Engines of Our Ingenuity

No. 177:

by John H. H. Lienhard

Click here for audio of Episode 177.

Today, we meet two wealthy men. The University of Houston's College of Engineering presents this series about the machines that make our civilization run, and the people whose ingenuity created them.

America's emergence as an industrial power in the late 19th century rested heavily on two substances -- oil and iron. And two people played a large role in providing these materials.

Andrew Carnegie was born in Scotland in 1835, and his family moved to Pennsylvania when young Andrew was thirteen. John D. Rockefeller was born four years later in upstate New York -- the son of a trader, who moved him to Cleveland when he was six.

Carnegie's early jobs practically mapped out the technological emergence of 19th-century America. He was a bobbin boy in a textile factory, a telegraph operator, an engine tender. Then he worked with railroads and with oil wells. But when he was 38 he started the Keystone Iron Works, and he stayed with that until 1901. By then Keystone Iron had become U.S. Steel, and Andrew Carnegie had become one of the wealthiest men on the planet.

John D. Rockefeller went into business when he was 20, and he picked up his first oil well as a sideline. He soon saw that that was the right horse to ride. Even before automobiles and airplanes laid their heavy claim on oil, it'd begun replacing coal in the power industries.

Carnegie and Rockefeller -- both staggeringly wealthy by the 20th century -- came to giving by two different paths: Even before he'd reached his apogee, Carnegie wrote that a wealthy man's life should go in two stages -- first gaining wealth, then using that wealth to improve the general welfare. And that's what he did. He established Carnegie Institute, Tuskegee Institute, and many other schools. He became the patron saint of libraries. He set up charitable foundations.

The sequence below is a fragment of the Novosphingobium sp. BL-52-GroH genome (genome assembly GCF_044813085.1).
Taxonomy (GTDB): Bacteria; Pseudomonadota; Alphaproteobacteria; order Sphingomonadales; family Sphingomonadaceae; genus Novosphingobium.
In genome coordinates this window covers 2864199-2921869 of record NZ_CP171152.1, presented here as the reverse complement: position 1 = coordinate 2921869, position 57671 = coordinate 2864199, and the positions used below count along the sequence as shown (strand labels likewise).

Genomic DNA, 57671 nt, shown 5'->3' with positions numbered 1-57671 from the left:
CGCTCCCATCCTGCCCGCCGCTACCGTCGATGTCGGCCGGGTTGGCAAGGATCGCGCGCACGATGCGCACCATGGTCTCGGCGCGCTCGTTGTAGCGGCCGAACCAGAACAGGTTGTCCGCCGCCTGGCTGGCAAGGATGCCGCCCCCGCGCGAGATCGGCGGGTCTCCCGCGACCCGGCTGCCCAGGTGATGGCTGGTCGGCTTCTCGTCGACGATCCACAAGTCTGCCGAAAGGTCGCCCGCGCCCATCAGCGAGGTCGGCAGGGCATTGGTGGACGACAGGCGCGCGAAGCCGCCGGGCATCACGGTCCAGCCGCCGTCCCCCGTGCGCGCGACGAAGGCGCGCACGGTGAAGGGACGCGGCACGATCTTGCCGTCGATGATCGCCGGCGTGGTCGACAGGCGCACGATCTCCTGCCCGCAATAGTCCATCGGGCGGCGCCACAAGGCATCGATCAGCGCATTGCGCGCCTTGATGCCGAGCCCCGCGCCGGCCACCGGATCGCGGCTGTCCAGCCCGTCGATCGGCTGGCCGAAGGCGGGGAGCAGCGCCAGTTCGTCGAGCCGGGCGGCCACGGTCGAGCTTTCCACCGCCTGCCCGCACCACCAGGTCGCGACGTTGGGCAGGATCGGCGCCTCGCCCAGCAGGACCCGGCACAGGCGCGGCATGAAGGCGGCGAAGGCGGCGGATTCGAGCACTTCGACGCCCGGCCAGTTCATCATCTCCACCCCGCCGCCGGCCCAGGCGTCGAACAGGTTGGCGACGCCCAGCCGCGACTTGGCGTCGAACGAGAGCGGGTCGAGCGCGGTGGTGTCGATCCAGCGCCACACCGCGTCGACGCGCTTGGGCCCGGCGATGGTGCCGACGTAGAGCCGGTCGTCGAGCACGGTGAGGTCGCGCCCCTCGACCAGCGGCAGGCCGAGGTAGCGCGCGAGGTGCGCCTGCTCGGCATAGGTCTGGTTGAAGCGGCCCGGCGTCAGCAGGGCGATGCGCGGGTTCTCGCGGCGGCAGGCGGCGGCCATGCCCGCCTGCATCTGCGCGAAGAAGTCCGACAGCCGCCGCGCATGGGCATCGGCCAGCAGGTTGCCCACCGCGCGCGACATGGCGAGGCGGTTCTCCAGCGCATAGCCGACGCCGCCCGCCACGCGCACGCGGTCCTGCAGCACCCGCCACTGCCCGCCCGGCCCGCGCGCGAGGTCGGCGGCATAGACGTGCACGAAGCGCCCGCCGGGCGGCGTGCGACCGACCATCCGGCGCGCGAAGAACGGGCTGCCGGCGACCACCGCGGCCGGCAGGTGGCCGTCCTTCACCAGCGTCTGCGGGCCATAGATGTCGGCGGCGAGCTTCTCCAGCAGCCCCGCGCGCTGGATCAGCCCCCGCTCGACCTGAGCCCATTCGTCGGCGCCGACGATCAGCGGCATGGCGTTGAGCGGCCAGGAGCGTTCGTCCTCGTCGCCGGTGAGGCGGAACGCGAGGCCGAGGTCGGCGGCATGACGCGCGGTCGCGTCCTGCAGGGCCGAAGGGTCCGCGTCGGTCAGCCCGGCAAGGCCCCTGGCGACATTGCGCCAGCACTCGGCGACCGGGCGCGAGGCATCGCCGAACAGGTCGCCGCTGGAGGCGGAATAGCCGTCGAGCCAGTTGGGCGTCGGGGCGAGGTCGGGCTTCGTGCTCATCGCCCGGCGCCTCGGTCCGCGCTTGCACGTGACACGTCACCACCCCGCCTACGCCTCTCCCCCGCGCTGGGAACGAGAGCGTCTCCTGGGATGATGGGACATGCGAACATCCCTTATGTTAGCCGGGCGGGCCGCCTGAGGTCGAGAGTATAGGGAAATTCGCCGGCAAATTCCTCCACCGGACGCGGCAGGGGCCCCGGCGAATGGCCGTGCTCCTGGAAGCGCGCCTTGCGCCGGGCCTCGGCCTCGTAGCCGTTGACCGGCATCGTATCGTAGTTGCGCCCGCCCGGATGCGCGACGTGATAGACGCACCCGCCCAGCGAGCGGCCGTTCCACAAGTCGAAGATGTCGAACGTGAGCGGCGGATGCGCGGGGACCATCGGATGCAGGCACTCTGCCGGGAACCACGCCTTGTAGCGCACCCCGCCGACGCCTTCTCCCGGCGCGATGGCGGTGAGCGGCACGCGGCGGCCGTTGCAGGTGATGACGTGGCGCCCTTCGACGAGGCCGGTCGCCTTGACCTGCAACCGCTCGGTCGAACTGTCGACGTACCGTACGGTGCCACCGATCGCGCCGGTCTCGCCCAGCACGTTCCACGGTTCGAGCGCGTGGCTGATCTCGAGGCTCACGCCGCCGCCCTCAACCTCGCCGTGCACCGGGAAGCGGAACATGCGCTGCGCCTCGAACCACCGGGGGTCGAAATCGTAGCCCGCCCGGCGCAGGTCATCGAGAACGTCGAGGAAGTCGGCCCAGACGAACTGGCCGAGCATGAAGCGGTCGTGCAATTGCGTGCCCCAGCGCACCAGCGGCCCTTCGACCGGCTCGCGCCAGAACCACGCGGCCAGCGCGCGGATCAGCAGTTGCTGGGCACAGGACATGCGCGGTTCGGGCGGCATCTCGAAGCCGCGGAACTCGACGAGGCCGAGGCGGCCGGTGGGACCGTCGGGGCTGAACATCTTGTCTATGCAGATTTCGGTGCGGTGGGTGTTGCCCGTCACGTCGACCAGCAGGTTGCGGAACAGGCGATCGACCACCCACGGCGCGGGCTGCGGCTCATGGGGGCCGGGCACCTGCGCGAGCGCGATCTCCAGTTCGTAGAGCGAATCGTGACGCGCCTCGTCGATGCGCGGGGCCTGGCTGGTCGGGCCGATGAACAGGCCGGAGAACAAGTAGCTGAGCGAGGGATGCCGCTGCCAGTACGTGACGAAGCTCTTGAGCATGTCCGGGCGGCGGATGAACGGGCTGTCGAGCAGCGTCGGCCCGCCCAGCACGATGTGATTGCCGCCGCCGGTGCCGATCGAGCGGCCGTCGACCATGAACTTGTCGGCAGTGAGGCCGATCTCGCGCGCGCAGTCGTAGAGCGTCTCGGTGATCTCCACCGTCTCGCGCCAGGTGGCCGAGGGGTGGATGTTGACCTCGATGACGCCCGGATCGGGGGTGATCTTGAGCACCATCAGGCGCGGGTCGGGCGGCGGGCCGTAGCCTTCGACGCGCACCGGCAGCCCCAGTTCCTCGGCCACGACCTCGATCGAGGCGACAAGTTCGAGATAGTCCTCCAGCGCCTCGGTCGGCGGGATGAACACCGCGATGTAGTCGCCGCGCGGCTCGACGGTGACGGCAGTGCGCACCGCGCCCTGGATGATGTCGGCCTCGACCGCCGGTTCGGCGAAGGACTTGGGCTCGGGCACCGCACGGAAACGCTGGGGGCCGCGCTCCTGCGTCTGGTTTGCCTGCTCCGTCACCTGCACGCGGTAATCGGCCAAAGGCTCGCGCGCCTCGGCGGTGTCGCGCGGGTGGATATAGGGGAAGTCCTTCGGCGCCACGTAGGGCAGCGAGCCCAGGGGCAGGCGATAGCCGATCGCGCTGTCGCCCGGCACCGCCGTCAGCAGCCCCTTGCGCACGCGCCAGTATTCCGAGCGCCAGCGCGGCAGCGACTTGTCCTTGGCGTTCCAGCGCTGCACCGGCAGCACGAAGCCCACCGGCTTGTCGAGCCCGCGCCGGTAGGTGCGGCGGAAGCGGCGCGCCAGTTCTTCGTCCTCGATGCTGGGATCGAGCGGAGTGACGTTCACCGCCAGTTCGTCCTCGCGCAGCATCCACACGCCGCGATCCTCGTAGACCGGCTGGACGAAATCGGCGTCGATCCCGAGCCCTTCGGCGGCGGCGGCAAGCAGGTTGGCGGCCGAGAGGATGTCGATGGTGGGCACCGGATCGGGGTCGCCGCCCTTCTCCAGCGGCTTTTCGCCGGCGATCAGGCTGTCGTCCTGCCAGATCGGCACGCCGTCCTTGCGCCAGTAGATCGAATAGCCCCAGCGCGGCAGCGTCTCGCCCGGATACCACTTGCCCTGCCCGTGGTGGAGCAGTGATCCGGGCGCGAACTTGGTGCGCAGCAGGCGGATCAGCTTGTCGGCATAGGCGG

Rockefeller, on the other hand, began giving when anti-trust forces closed in on his Standard Oil Company. He also set up charitable corporations of all sorts to give away excess money. He began by creating the University of Chicago. Whatever his motives, Rockefeller gave birth to a dynasty of charitable giving that extends right down to the present day.

Of course, Andrew Carnegie makes the better hero. He, after all, was part and parcel of the emerging technologies that made our country. And his giving sprang from some deep-seated core of principle. Yet the Rockefeller clan assumed the mantle of public service. They've become political leaders and professional givers -- one died doing anthropological research in New Guinea.

Money creates responsibility. Sooner or later, we realize that we have a decent world to live in only when the money created by our technological foresight comes back around to increase knowledge and beauty in that world.

I'm John Lienhard, at the University of Houston, where we're interested in the way inventive minds work.

(Theme music)

Stereopticon image courtesy of Margaret Culbertson

Turn of the century oil wells --
the kind that made Rockefeller rich

The Engines of Our Ingenuity is Copyright © 1988-1997 by John H. Lienhard.

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